Anthracnose is a fungal disease that attacks plants and trees, and it’s very serious. This type of fungus comes out during the wet, cool spring months, and although it can affect a variety of shrubs and trees, its main threat is to dogwoods. Other trees that can suffer from anthracnose include maples, oaks, sycamores and ashes. Since this fungal disease can be fatal, it’s important that you know what the signs and symptoms of the disease are so that you can act fast if your trees were to fall victim.
What are the Signs of Anthracnose?
The first signs appear on the leaves of the tree, along the veins. If you pull the leaf up and look underneath the vein, the vein will be black. There will also be dark lesions along the veins, and you may notice some spots in between the veins as well. In the initial stages, the leaves will stay intact, but eventually they will fall off the trees.
As the disease runs its course, there are other signs to notice as well. The infestation will affect the twigs and branches as it moves from the leaves. The twigs and branches will show discoloration. In severe cases, the anthracnose can travel through the branches and kill them off, but this is generally not a common end result. Finally, on a tree like the dogwood that sprouts flowers, anthracnose can cause the flowers to look deformed.
What Causes Anthracnose?
Anthracnose is a type of fungal disease, which is why it thrives in cool, moist conditions. Basically, this fungus starts to spread in the cool weather and takes hold of the tree. One of the most common reasons why this fungus appears in the first place is because of old leaves, twigs and branches that sit around the tree and become damp and wet over the winter months. It can be easy to forget about the small tasks of picking up leaves and sticks during the fall months, but there are important reasons for doing so. When the spring season sets in, the fungus is then spread by the wind and rain. It can also be spread during irrigation.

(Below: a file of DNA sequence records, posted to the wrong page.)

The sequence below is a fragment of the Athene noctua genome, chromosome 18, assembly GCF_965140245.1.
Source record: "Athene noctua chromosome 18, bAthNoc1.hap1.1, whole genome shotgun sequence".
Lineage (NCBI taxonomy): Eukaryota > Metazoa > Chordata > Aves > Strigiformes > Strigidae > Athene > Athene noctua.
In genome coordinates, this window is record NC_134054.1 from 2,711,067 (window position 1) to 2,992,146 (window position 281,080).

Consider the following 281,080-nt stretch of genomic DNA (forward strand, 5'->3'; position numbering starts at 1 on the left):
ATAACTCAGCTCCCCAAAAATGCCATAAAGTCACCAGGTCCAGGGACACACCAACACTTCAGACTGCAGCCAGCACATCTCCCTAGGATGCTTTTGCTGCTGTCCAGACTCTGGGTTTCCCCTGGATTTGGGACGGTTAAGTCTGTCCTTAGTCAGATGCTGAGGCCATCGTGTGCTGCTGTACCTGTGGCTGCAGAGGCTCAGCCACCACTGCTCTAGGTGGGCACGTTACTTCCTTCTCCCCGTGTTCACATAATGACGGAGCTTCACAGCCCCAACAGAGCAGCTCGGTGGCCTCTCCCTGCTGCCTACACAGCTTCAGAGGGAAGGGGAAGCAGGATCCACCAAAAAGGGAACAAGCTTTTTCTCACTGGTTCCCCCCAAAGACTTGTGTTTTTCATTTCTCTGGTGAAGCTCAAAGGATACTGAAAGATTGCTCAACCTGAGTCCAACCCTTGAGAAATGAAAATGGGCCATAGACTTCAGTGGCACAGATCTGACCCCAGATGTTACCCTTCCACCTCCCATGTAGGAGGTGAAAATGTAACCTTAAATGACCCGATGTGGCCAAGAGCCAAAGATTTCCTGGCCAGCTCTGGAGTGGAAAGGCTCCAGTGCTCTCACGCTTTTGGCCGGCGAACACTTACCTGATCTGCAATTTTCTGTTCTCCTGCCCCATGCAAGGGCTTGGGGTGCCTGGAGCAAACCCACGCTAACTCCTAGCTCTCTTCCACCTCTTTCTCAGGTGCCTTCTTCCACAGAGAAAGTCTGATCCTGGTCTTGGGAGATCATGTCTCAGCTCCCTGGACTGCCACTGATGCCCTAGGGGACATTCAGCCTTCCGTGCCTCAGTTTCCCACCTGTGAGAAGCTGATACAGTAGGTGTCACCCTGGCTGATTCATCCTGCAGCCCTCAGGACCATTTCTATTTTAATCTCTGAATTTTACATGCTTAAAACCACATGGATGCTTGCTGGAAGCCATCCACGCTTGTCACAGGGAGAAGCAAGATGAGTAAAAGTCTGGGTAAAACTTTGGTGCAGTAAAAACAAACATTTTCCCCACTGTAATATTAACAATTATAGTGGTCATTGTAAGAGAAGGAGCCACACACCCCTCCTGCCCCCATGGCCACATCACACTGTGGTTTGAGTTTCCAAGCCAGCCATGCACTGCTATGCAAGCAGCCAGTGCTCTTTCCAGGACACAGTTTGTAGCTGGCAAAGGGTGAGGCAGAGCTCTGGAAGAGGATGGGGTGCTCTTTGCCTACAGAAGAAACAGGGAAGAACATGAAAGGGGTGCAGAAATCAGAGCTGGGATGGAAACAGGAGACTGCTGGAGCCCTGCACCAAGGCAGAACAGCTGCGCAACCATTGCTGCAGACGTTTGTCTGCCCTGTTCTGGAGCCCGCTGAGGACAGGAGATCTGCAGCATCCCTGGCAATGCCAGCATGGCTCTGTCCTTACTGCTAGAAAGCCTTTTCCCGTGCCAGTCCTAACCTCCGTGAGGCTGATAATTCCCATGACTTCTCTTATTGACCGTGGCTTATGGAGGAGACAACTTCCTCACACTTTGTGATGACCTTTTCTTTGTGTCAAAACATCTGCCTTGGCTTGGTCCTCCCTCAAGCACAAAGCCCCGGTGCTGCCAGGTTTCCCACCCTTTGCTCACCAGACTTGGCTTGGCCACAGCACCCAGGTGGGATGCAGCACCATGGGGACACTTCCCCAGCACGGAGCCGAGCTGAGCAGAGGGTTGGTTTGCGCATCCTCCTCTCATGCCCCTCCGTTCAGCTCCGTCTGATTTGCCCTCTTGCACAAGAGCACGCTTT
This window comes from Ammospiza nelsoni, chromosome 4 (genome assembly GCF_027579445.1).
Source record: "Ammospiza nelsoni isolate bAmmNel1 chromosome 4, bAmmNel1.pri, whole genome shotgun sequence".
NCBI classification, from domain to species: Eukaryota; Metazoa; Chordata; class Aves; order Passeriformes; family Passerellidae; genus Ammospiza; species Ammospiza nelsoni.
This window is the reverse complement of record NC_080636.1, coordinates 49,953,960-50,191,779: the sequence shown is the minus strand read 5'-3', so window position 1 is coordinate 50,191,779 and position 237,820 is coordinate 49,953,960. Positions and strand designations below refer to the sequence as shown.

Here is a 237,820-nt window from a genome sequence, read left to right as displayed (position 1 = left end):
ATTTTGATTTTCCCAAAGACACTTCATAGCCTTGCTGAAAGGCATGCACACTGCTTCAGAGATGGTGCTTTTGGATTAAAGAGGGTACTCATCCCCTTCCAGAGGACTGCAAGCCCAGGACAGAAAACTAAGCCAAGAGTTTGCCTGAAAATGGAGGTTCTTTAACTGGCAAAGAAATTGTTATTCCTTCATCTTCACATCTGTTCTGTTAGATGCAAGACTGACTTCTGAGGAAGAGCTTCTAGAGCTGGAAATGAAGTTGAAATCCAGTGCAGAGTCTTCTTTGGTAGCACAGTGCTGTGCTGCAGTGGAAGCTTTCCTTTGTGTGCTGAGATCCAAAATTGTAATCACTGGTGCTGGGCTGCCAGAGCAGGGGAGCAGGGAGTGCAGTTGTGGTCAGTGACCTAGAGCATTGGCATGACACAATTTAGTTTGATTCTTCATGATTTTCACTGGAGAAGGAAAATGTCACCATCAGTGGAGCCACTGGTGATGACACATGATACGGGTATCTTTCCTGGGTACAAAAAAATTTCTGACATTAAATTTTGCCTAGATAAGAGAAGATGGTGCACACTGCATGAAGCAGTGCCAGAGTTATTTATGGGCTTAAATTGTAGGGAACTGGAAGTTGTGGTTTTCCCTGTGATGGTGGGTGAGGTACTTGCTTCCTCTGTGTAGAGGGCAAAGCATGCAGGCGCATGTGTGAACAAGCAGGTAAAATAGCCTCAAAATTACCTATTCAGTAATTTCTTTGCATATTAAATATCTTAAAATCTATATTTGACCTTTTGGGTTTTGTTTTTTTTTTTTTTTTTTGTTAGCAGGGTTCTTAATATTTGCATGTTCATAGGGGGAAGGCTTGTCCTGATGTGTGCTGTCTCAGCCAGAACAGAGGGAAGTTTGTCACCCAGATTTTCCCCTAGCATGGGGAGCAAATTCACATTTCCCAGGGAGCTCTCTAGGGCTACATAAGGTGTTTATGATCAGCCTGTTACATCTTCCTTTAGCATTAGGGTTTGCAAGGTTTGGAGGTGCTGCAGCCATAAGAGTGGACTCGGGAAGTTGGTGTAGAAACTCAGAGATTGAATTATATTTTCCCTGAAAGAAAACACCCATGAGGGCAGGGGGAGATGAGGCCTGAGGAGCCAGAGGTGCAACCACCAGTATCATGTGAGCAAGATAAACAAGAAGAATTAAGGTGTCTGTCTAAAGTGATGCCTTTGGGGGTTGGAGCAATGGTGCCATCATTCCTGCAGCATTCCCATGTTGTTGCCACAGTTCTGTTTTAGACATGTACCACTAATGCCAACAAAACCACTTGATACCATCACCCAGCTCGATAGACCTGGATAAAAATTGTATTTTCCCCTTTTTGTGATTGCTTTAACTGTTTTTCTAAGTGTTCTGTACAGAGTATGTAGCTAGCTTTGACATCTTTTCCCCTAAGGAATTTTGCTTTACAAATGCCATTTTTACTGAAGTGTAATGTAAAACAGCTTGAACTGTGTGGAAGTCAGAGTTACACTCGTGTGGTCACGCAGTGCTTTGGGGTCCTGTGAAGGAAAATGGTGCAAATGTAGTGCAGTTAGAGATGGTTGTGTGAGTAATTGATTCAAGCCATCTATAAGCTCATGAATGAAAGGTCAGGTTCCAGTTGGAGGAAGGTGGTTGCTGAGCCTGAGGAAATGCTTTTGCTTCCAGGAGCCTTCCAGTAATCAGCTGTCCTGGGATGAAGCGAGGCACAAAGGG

How Can I Treat Anthracnose?
Fortunately, there are many effective ways to protect your trees from anthracnose. First, make sure that leaves, twigs and branches are picked up from your yard, as these become great places for mold to harbor. Keep an eye on your trees at all times to ensure they are growing healthily. Also choose smart places to plant trees, such as in areas where they will be exposed to sunlight. Trees that are heavily shaded tend to stay wet for longer periods of time.
If you do notice signs of the disease, prune out infected branches and twigs. A preventative treatment program is effective when done in the early spring before the buds of the flowers open. Also bear in mind that trees suffering from drought, nutrient deficiencies and other diseases will be more susceptible to anthracnose.
Most of all, be patient, as most trees can recover naturally from anthracnose. They may look a little plain and scraggly, but eventually, new leaves will grow in and fill out the tree. This is the natural defense system of a tree, and part of the glory of Mother Nature.
Should I Worry about the Rest of my Garden?
Although anthracnose can be tricky to get rid of, you don’t have to worry about it taking hold of your entire backyard. The infection is host-specific, which means it won’t necessarily travel to other hosts. However, you should be taking care of your other trees and shrubs to prevent them from coming into contact with the fungus. The bottom line is that the sooner anthracnose is treated, the better off everything else will be.
Blog sponsored by: Growing Earth Tree Care